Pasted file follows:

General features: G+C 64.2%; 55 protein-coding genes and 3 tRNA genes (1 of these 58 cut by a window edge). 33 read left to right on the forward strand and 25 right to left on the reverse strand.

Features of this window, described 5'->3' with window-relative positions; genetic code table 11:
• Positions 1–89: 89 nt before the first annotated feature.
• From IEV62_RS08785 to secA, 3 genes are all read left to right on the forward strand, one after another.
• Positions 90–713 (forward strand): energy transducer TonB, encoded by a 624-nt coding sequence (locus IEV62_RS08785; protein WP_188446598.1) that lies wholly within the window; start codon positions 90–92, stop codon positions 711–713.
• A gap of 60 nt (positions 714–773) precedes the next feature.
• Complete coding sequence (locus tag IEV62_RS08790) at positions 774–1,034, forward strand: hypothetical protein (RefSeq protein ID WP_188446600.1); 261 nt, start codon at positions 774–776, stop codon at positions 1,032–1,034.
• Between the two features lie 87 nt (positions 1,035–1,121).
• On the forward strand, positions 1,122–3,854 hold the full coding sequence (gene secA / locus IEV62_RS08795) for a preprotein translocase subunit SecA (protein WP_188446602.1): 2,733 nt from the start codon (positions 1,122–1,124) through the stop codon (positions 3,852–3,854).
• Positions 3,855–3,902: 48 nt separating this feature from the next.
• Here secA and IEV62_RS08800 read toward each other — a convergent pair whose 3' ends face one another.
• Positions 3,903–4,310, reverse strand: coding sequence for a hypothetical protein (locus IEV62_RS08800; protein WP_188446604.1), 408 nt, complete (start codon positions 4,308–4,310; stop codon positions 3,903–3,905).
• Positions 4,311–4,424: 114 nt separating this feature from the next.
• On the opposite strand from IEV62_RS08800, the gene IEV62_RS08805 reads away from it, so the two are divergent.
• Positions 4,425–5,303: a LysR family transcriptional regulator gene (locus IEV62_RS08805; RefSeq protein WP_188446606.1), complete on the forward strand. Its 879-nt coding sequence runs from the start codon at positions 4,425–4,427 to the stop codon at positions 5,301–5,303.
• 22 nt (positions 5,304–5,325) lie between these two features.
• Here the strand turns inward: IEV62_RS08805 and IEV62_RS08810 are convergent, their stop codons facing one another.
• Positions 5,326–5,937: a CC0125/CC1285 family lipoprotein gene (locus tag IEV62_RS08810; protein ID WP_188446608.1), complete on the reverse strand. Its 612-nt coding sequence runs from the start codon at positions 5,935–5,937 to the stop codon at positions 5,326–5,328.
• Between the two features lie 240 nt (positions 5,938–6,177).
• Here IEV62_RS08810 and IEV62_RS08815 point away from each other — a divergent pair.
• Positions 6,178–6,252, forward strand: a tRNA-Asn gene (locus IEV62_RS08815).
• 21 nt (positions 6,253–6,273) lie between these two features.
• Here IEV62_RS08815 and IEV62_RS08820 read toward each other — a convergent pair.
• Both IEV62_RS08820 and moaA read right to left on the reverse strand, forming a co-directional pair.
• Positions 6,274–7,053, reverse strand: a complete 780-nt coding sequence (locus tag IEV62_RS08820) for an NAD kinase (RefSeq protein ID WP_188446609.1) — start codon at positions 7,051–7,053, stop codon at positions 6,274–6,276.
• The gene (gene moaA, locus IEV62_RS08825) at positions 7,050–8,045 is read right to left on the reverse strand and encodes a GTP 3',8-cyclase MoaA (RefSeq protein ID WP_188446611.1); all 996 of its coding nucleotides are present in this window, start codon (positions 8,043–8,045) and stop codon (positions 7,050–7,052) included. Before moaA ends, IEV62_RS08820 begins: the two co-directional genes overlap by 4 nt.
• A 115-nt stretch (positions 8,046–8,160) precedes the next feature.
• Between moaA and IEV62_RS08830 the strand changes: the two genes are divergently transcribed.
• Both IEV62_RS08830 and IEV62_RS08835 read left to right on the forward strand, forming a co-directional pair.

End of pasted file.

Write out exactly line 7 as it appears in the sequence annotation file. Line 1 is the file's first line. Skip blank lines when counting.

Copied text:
• Complete coding sequence (locus tag IEV62_RS08790) at positions 774–1,034, forward strand: hypothetical protein (RefSeq protein ID WP_188446600.1); 261 nt, start codon at positions 774–776, stop codon at positions 1,032–1,034.